Chicken with fig sauce

Chicken with fig sauce

I found this recipe from Mark Bittman’s blog a few weeks ago and thought, hmm this would taste good, and it sounds like it’d be pretty cheap too. Ah: gourmet on a budget.

This chicken tasted better than I thought it would, I was afraid the sweet would overwhelm the dish, but it doesn’t. It was exotic, complex, spicy, smoky, different, and interesting. The sweet hits your palate when you first take a bite, and then the spicy from the cayenne hits you at the finish. This recipe is totally a keeper. Plus, it takes 20-30 minutes to make, so not only is it cheap and good, it’s fast to make.

Budget: $10, serves approximately 4, so $2 a serving.

Recipe details after the jump.

A regular feature in which I cook cheap, gourmet dishes.

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Not very pretty, but very tasty French onion soup

Not very pretty, but very tasty French onion soup

OK, secret here: the cheapest dish you can make that is healthy, low calorie, and low fat is soup. I have so many soups in my repertoire, from butternut squash and apple (I make it without the cheese topping and it’s delicious), turkey chili, classic tomato soup, curried pea soup,  and the great summer hit peach and tomato gazpacho.

French onion soup, with the melted cheese topping, isn’t exactly low fat or calorie, but it is a great dish for these cold winter days. Like most soup, it does take time to make, but the reward is how cheap you can make it for. And, it’s so hearty it can be a whole meal for me, maybe with a side of salad.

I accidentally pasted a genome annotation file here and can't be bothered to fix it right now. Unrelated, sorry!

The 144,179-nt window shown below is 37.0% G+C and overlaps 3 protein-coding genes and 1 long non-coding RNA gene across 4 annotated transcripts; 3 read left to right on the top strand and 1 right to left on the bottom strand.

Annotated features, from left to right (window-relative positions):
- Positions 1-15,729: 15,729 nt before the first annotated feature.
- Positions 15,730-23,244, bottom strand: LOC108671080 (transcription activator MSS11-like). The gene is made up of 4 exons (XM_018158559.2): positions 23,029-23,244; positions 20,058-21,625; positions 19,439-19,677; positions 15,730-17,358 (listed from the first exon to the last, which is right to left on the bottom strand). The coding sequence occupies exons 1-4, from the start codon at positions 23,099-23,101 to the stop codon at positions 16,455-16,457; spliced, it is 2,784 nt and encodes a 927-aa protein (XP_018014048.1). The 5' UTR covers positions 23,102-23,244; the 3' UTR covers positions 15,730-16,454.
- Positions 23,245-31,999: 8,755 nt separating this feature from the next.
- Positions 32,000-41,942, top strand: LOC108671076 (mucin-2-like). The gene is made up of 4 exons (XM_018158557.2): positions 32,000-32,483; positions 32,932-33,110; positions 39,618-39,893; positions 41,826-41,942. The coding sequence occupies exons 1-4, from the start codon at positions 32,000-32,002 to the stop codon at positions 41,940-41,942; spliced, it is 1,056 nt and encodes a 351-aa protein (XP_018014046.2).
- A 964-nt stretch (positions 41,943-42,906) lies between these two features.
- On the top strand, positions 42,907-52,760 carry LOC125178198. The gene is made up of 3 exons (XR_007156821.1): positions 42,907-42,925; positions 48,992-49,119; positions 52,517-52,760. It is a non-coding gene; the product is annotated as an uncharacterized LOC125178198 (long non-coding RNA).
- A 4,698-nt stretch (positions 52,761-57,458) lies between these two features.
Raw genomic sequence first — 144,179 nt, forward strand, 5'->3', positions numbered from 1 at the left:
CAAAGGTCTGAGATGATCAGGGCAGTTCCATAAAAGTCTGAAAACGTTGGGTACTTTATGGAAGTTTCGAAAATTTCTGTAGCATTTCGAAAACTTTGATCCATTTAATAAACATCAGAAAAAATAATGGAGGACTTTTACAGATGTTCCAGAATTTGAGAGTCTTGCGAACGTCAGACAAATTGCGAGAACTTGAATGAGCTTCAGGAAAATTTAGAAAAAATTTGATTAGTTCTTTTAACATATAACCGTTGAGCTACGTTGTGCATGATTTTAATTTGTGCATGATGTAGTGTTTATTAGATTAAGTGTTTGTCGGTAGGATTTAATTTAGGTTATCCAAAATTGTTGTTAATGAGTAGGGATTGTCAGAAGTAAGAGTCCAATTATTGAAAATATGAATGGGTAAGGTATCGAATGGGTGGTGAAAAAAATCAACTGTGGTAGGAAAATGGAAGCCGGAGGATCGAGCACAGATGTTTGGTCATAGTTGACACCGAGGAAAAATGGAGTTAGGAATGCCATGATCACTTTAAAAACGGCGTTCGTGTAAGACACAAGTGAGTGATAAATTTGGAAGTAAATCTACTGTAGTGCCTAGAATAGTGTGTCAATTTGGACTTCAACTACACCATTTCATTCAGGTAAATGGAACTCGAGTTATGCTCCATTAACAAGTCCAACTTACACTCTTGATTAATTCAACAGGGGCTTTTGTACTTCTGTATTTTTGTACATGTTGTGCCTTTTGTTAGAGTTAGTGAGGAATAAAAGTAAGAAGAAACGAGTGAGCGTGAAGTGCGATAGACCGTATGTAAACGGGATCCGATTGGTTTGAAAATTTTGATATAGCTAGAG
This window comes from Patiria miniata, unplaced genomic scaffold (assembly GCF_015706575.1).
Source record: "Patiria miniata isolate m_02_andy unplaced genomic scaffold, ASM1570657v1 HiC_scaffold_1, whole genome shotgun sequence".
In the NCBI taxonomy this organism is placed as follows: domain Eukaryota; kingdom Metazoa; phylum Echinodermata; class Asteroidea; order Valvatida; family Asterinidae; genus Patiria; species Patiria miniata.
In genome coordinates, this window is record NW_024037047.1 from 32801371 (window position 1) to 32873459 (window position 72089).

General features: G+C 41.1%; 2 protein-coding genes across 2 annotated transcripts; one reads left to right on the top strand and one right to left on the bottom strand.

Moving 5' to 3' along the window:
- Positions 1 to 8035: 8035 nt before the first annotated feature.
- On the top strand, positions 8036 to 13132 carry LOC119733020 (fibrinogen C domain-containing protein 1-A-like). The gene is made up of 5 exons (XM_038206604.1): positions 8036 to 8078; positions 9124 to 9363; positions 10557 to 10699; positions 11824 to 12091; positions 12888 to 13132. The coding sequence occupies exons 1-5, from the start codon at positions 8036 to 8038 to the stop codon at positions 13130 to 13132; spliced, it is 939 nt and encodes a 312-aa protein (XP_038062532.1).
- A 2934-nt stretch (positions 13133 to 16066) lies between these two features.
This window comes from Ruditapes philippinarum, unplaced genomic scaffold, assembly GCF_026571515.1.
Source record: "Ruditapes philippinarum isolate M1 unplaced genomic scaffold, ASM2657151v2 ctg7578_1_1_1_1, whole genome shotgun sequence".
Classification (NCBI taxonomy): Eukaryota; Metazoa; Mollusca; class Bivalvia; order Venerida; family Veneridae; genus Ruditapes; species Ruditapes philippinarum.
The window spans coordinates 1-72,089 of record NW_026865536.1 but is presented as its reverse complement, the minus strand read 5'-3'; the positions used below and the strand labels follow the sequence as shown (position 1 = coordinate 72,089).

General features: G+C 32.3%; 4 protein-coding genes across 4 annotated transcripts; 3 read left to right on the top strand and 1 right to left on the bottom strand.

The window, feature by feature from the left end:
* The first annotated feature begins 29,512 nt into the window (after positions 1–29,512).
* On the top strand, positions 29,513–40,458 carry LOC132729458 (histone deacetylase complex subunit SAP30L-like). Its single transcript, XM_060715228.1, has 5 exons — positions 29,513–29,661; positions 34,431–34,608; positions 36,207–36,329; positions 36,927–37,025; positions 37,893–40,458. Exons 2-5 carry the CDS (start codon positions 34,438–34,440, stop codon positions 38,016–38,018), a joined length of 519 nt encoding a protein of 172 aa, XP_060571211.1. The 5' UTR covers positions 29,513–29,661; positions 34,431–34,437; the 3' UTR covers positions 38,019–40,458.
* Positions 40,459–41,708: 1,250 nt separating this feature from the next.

I have to admit, I found this recipe harder to make than I expected. The onions took forever to caramelize, and I had to speed up the process by turning up the heat to make it in less than two hours. But, the results were still very tasty.

And, if anyone has any tips to get onions to caramelize in less than an hour and a half without turning the heat up, I’m all ears.

Budget: $10, makes about 4-6 servings, $1.66-$2.50 a serving.

Recipe details after the jump.

A regular feature in which I cook cheap, gourmet dishes.

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Inspired by many features, most recently Best Bite’s Kelly Dinardo’s Frugal Foodie (and also inspired by being unemployed) I’ve decided to start a regular feature in which I spotlight great dishes made on an unemployed writer’s budget. As with many other similar features, I won’t include pantry staples (onions, garlic, olive oil, butter, dried spices, eggs, flour etc) in the final price.

Coq au vin

Coq au vin

First up: coq au vin, that classic French dish that many may consider too gourmet to make on their own, or too expensive, because it’s French or something. Well here I am to prove you wrong.

Budget: $20, including wine and port, serves 6 to 8 – so per serving this dish costs $2 to $3. This dish would obviously be a lot cheaper without the bottle of wine needed.

I started off of a Epicurious recipe that stayed (mostly) true to the classic French dish and modified it to make it a bit easier as well as cheaper. This can be time consuming, but I have some suggestions for time-saving techniques if you don’t want to make this an overnight affair. More details after the jump.

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